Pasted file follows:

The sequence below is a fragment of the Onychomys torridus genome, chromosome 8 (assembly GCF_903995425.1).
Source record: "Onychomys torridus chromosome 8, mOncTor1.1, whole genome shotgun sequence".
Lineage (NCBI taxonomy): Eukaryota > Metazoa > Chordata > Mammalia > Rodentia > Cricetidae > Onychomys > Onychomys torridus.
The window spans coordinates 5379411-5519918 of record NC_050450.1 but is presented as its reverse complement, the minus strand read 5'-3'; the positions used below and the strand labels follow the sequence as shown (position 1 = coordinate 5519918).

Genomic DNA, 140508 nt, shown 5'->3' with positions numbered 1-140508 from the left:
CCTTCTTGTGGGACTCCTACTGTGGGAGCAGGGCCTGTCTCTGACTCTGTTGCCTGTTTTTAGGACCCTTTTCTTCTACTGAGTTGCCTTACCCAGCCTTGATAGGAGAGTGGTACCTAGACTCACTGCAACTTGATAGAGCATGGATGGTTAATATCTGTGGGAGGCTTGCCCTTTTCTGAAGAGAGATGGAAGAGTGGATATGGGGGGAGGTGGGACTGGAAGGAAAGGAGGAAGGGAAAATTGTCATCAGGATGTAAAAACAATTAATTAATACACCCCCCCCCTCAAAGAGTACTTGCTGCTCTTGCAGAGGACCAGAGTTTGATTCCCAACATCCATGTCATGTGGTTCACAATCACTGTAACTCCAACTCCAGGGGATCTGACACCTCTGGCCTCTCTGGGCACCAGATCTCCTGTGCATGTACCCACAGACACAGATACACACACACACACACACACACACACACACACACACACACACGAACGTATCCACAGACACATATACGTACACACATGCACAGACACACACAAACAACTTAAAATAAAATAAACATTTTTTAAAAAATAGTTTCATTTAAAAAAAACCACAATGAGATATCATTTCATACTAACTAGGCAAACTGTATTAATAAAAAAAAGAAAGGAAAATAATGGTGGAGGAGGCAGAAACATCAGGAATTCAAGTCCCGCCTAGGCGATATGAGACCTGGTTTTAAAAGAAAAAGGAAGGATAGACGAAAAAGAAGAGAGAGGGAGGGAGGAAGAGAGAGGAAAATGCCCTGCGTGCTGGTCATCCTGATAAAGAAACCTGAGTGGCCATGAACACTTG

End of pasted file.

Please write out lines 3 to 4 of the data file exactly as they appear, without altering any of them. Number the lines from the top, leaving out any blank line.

Lineage (NCBI taxonomy): Eukaryota > Metazoa > Chordata > Mammalia > Rodentia > Cricetidae > Onychomys > Onychomys torridus.
The window spans coordinates 5379411-5519918 of record NC_050450.1 but is presented as its reverse complement, the minus strand read 5'-3'; the positions used below and the strand labels follow the sequence as shown (position 1 = coordinate 5519918).